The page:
Davidson finally received his U-Visa work permit in 2010, but he still counts himself as part of the 11 million aspiring Americans who immigration reform is designed to help. "I'm still not integrated and don't have full rights," he said about his current status. "It's time to pass reform. For me, it was nearly ten years living in the shadows. For others, it's been 30 or 40 years. They are skilled, smart workers. They want to contribute in a meaningful way."
If we want to resolve the status of the undocumented population and fix our broken system, we must allow all 11 million immigrants who qualify to apply for citizenship, without disincentives or barriers. This pathway to citizenship is the heart of commonsense immigration reform and its inclusion will ultimately determine the success or failure of this bill.
SEIU’s Henry: Historic Step Forward for Immigration Reform, One Step Backwards for Equal Rights for Binational Same-Sex Couples
WASHINGTON, DC - After the Senate Judiciary Committee members passed a bipartisan immigration bill, Mary Kay Henry, President of the Service Employees International Union (SEIU), responded to the withdrawal of Sen. Patrick Leahy's amendment in support of equal immigration rights for same-sex binational couples:
"We applaud the Committee's passage of a strong bipartisan immigration bill. Such legislation will provide millions of hardworking aspiring citizens an opportunity to earn citizenship. As we continue to lift our voices, we are now another step closer toward achieving commonsense immigration reform.
"Our excitement about the bill's progress is only tempered by the powerful call for immigration equality in the Committee that was not answered today. We stand in solidarity with our LGBT brothers and sisters, moved tremendously by the statements of Senators, particularly the words of Senator Patrick Leahy, who rightly said that the time for marriage equality and recognition of same-sex binational couples under immigration law has come.
"Although we are deeply disappointed that Senators who are committed to equality were forced to make a choice between protecting the rights of same-sex binational couples and keeping a tenuous coalition together, we will continue to advocate to create the most accessible pathway to citizenship for ALL families."
“My manager clocks me out early at 1:15 am every day. I have to keep cleaning after I’m clocked out to close the store. Five of us work for about a half hour every night that we aren’t paid for, which adds up to about $80 a month for me since I make $7.25 per hour. It would mean a whole lot to me to have that $80 that Wendy’s doesn’t pay me. I could use that money to pay for school, food, or my metrocard.”
Some workers put in 60 or 80 hours a week, but are scheduled to work at different restaurants owned by the same franchisee and paid separately for each restaurant to avoid overtime. Some workers are told to arrive at one time, then made to sit and wait until the restaurant gets busy before they’re allowed to clock in. Paychecks are often late or bounce. These things are illegal.Delivery workers, who are typically paid the New York tipped worker minimum wage of $5.65 an hour, face another set of common cheats. They’re made to work non-delivery tasks so that they don’t have the chance to earn tips, or not reimbursed for the cell phone minutes they use in the course of deliveries or for gas or bike helmets required to do their jobs. If they’re robbed, they’re forced to pay the amount stolen. These things are also illegal.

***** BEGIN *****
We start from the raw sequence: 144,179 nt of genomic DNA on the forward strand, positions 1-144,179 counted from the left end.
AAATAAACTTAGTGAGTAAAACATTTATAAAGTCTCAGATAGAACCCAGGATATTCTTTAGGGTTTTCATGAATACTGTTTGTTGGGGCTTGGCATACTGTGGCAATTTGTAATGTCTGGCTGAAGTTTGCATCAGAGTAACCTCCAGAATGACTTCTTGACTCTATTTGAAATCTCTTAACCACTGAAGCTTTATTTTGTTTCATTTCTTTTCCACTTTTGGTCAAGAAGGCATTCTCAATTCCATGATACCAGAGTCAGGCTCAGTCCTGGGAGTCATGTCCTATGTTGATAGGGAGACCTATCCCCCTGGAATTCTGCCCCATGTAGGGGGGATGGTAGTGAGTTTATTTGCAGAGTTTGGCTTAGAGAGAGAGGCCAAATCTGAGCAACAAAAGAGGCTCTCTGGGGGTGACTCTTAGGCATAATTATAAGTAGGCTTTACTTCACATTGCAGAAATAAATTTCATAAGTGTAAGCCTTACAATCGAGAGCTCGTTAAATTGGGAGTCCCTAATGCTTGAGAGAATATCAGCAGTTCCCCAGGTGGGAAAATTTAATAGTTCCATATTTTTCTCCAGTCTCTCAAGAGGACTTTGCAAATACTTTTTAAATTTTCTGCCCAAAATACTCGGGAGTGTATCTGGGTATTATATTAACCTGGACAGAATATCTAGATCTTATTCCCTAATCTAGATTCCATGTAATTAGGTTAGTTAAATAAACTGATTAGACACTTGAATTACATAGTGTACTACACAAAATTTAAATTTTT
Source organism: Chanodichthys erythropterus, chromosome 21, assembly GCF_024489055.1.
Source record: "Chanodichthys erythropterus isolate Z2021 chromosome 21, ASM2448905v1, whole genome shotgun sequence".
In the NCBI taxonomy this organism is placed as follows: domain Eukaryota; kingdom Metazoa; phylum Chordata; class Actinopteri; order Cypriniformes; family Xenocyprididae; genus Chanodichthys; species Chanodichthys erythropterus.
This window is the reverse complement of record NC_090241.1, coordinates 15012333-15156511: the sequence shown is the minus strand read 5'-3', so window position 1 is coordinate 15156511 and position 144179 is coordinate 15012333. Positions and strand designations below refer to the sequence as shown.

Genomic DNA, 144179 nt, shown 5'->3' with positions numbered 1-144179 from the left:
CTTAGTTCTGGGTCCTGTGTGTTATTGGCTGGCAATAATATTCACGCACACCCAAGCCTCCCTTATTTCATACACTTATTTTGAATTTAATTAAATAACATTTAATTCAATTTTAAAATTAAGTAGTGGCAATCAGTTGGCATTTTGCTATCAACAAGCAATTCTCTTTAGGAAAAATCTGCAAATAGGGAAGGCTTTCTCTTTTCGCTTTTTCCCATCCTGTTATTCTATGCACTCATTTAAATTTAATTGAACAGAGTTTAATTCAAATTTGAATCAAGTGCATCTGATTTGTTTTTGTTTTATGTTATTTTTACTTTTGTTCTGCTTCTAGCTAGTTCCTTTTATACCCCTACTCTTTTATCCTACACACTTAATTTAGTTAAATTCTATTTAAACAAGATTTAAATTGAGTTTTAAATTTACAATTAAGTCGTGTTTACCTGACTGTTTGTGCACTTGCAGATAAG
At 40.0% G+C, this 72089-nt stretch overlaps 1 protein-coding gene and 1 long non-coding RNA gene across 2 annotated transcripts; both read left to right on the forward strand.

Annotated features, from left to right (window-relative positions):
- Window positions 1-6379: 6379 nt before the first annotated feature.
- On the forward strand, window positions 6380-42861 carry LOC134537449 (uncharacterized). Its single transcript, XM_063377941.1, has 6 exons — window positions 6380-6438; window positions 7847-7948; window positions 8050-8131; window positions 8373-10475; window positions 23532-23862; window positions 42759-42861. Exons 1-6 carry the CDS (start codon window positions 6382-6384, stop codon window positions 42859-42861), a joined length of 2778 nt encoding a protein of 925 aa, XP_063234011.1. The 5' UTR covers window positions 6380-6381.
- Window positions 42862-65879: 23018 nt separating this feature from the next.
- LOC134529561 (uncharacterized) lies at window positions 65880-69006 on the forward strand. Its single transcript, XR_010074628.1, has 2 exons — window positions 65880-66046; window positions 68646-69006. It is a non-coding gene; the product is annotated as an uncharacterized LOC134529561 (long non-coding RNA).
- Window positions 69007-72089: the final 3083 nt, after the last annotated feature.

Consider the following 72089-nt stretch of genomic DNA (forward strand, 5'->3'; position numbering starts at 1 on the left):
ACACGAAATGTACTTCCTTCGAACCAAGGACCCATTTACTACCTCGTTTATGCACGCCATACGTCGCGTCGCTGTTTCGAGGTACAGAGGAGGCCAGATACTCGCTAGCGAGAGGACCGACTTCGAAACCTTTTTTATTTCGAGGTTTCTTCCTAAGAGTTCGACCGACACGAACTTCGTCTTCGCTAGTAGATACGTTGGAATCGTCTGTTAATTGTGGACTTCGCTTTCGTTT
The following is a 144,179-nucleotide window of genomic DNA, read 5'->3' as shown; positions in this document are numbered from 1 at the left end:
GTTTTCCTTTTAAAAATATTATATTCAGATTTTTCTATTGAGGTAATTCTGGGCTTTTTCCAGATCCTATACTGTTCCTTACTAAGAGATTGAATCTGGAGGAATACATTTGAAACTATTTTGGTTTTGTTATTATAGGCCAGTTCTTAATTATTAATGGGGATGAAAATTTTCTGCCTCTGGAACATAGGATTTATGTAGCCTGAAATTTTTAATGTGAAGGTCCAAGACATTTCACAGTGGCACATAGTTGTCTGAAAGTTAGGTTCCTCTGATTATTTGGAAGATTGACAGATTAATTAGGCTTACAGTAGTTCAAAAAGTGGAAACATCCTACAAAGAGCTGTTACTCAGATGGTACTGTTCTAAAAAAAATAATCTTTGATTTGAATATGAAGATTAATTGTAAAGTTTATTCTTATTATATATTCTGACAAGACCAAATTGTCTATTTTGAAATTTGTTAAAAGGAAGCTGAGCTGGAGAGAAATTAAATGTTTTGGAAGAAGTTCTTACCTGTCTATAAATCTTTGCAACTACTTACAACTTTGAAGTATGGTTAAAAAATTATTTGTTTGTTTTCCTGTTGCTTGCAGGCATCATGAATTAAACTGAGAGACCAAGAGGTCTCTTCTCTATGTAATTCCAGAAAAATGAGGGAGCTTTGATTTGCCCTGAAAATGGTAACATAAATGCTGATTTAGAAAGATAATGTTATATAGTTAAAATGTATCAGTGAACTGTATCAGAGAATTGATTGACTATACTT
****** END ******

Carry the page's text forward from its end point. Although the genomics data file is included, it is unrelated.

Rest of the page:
When wage theft surfaces as a problem, the corporate management of the chains—McDonald’s, Burger King, Wendy’s, Papa John’s, Domino’s—almost inevitably claim the brand isn’t responsible for the actions of franchise owners. The brand controls how the food is made, what the ingredients are, what uniforms the workers wear, basically everything top to bottom. But when it comes to workers being made to work off the clock or forced to pay for necessary work equipment or denied overtime pay, suddenly McDonald’s or Wendy’s just has no control over what goes on in those franchises. Yeah, right. If Domino’s or Papa John’s cared about obeying wage and hour laws remotely as much as they cared about the right number of pieces of pepperoni going on each pizza, things would be fixed. Not perfect, but the percent of workers not being paid for the work they did would would be a fraction of 84. And mind you, wage and hour laws are laws. The number of pieces of pepperoni on a pizza are corporate standards.
Laura Clawson reports on labor and other issues for Daily Kos, where this report originally appeared.
Professors, Authors, Civil Rights, Human Rights, and Faith Leaders Urge Senate to Confirm NLRB Nominees
Letters signed by nearly 400 professors and 125 leaders nationwide argues for swift action on NLRB to ensure workplace rights
The first letter, signed by nearly 400 notable professors from colleges and universities across the country, states: